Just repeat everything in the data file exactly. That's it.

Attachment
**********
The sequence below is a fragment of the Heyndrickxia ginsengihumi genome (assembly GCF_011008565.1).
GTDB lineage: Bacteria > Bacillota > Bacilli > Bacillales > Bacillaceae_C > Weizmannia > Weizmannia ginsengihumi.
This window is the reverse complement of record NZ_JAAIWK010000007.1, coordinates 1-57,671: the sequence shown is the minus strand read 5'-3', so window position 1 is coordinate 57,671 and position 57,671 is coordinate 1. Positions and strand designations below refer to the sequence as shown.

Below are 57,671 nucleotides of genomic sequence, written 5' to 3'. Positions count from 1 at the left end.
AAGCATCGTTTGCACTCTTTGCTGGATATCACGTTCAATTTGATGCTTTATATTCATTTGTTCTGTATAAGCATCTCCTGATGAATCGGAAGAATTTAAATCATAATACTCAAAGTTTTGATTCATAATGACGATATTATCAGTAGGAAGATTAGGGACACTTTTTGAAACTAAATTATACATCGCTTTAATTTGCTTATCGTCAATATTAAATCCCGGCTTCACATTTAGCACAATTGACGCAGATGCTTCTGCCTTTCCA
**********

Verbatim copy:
The sequence below is a fragment of the Heyndrickxia ginsengihumi genome (assembly GCF_011008565.1).
GTDB lineage: Bacteria > Bacillota > Bacilli > Bacillales > Bacillaceae_C > Weizmannia > Weizmannia ginsengihumi.
This window is the reverse complement of record NZ_JAAIWK010000007.1, coordinates 1-57,671: the sequence shown is the minus strand read 5'-3', so window position 1 is coordinate 57,671 and position 57,671 is coordinate 1. Positions and strand designations below refer to the sequence as shown.

Below are 57,671 nucleotides of genomic sequence, written 5' to 3'. Positions count from 1 at the left end.
AAGCATCGTTTGCACTCTTTGCTGGATATCACGTTCAATTTGATGCTTTATATTCATTTGTTCTGTATAAGCATCTCCTGATGAATCGGAAGAATTTAAATCATAATACTCAAAGTTTTGATTCATAATGACGATATTATCAGTAGGAAGATTAGGGACACTTTTTGAAACTAAATTATACATCGCTTTAATTTGCTTATCGTCAATATTAAATCCCGGCTTCACATTTAGCACAATTGACGCAGATGCTTCTGCCTTTCCA